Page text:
I love how you love your kids. And how you write.

zelda1 said...

It's bitter sweet, that growing up. I remember when my children out grew sitting in my lap, when I couldn't lift them and carry them and when I tucked them in at night the good night kiss went from lips and hugs, to cheeks and then to pecks and then to oh mom. Now with the Baby I enjoy every single day as if it will be the last and truthfully it will be, he will never peepee in the potty for the first time again or pet a frog for the first time, or hold a cricket for the first time. It amazes me how much he enjoys those little things. It's those moments in time that through songs or smells or colors will always be there to relive. That's what makes living worth while, that and chocolate.

gracie said...

That is priceless. The moments captured, tucked away... treasured. Hallelujah.
(found you thanks to bobbie!)

kate5kiwis said...

all those Beautiful Moments was the reason i think i kept having babies.. and you write about motherhood so beautifully, jo(e).
i just got a hug from my M4 with the exclamation, "Oh mummy, you are so loving and beeeee-au-ti-ful."

kate5kiwis said...

(but wait, there's more..)
wow, though, that hallelujah song. i think i woulda burst into tears, hearing one of my lads singing that.

Pink Cupcake said...

So beautiful...

Poor Mad Peter said...

"Hallelujah"--in Canada, we also treasure the K.D.Lang version. Funny that it cleans the clock of almost all the mainline church hymnody out there, it says so much, so powerfully.

Our 15-year-old cleaned out her locker yesterday and enumerated for me her findings. It was like listening to an archeological enumeration of a particular site. The clock runs inexorably forward, but don't we wish we could just freeze it--just for a second--and savour those moments with our children, of our children.

Summer begins, and the flow of time becomes a torrent toward the fall.

Happy Solstice, Jo(e).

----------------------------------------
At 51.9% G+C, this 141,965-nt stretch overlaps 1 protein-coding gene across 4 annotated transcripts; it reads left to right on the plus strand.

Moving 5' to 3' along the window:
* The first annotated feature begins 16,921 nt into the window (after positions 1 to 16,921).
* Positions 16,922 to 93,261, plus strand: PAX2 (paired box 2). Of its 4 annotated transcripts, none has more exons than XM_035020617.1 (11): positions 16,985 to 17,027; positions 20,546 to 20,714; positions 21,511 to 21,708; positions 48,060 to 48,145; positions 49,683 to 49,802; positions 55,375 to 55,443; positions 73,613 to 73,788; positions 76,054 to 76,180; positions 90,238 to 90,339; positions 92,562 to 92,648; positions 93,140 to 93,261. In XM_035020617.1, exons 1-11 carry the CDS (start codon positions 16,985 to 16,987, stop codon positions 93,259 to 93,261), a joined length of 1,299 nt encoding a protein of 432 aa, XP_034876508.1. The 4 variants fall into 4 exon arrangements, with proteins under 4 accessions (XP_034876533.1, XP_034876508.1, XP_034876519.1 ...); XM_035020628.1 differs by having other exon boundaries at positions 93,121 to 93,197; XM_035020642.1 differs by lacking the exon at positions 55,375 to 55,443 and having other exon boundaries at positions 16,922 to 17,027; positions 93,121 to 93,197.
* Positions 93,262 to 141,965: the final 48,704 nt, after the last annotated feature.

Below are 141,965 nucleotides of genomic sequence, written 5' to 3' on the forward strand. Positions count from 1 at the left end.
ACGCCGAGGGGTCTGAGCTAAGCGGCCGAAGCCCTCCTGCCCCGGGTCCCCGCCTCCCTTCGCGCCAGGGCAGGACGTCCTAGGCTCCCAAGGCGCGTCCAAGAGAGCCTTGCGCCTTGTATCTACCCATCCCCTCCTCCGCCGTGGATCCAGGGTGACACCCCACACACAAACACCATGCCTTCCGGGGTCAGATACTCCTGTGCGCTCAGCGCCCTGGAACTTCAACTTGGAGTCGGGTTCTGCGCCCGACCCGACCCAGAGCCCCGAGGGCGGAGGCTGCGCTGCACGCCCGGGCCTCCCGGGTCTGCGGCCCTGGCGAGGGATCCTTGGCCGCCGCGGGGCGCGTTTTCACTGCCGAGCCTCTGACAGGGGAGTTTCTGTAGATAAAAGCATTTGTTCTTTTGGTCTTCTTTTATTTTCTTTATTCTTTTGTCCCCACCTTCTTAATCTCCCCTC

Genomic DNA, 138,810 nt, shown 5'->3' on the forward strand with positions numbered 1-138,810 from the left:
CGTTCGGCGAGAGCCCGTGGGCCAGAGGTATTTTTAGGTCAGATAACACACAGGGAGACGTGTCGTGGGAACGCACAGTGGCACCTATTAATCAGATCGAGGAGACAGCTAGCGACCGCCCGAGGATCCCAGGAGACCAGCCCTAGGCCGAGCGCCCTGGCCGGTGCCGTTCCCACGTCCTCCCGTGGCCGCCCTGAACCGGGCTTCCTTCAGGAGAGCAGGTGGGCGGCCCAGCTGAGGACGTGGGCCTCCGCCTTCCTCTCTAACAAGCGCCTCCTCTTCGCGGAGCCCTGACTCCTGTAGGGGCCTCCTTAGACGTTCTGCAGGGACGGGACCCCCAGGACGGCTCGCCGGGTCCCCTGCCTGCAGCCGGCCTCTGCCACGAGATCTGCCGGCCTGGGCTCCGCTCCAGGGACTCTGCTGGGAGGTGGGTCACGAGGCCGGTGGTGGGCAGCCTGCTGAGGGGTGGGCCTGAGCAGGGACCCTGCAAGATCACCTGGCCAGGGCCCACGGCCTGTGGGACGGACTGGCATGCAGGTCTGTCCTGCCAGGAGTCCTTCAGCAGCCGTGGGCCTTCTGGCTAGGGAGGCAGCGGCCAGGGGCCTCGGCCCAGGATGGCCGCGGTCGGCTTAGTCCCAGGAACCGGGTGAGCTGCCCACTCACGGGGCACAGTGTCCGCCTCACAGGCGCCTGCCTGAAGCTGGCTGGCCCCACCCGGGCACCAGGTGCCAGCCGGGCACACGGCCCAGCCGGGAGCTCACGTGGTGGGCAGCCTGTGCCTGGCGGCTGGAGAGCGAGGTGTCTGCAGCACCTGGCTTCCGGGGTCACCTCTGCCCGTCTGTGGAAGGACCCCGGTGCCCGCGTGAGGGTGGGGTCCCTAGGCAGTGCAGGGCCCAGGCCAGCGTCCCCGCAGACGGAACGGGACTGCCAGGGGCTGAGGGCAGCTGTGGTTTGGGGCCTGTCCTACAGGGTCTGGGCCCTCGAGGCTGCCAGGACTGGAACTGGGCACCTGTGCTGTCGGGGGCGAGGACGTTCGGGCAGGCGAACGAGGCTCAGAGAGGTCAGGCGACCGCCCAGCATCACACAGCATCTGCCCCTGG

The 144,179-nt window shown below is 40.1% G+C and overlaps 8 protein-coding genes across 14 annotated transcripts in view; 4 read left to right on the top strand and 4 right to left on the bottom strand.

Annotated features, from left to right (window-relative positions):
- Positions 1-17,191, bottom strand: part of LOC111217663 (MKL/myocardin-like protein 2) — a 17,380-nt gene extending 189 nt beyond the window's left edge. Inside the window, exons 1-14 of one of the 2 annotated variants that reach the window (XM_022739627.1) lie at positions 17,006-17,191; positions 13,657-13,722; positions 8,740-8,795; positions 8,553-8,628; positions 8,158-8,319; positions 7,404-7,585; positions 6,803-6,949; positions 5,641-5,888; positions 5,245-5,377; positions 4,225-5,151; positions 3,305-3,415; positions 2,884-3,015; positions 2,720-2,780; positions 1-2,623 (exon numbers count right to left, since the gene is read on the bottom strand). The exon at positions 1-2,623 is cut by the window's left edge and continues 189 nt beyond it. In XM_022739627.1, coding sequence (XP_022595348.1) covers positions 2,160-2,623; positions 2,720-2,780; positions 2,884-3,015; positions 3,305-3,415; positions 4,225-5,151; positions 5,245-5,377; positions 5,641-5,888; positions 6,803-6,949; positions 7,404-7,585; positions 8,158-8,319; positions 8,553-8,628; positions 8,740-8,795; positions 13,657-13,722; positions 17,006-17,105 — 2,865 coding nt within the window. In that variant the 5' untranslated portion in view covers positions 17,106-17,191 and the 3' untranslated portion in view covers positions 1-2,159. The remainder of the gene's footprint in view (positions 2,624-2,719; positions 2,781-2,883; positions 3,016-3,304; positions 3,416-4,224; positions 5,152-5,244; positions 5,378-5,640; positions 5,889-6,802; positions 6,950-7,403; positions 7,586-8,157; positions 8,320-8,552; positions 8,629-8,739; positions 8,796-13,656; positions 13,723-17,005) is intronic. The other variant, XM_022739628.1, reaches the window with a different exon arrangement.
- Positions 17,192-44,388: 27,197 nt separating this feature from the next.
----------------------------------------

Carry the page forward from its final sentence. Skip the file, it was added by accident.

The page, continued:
cloudscome said...

Beautiful... those precious moments. Thank God they keep coming, even when the kids get bigger and bigger...

Jane Dark said...

Hey, speaking of music and Boy in Black, whatever happened to his White Stripes concert wristband? I was assuming we'd hear more about it come graduation...

Mona Buonanotte said...

Jeff Buckley's version just ran through my head and simultaneously gave me goosebumps and teary eyes.

I just hung Girl-child's kindergarten graduation certificate on her bedroom wall, and got a sharp pang in my heart, 'cause I know soon it'll be overtaken with pictures of boy band boys and Escher prints and posters of Europe.

9-year old Boy-child sprawled in my lap last night in the ER, and I instantly felt like a new mother again. Love that!

Sally said...

My youngest leave High School next year, my oldest son has just applied for a job in London, and oldest Daughter graduates University next week with a Bachelors degree in Music, she is palnning her Masters!
And I feel like I am still learning what it is to be a parent!

Teri said...

You capture moments so well, jo(e)!

jo(e) said...

Jane: The White Stripes wrist band did not survive the trip to Florida that Boy in Black took in February. It seemd like being valedictorian is easier to achieve than keeping a wristband on for months and months.

Honeybee said...

The youngest of my sibs, my little brother, is the same age as Boy In Black. His is the only high school graduation I will miss, as I'm 3000 miles away.

That song is haunting. I was surprised that it was in something silly like Shrek, and that was the first time I'd heard it. Now I really must download it. Gives me chills every time. Definitely going to hit up Scrivener's link.

Queen of West Procrastination said...

The song's being going over in my head since I read your post.

KathyR said...

I do like that song (and L. Cohen in general -- see the name of my blog), but I have to say that I thought it horribly misplaced in Shrek. What a weird choice.

Lisa C. said...

I love that song, too. What a beautiful moment for you....

MonkeyPants said...

What a fabulous post, what a fabulous song. Thank you.

Songbird said...

Lovely, lovely. I don't have as much history with our neighborhood school, but I did feel wistful at that last event after 15 years of connection.
I'm with Kathy on the Shrek placement, although I do like Rufus Wainwright's singing. It's such a great song; it always pleases me to contrast Leonard Cohen's sound with the various covers of his work.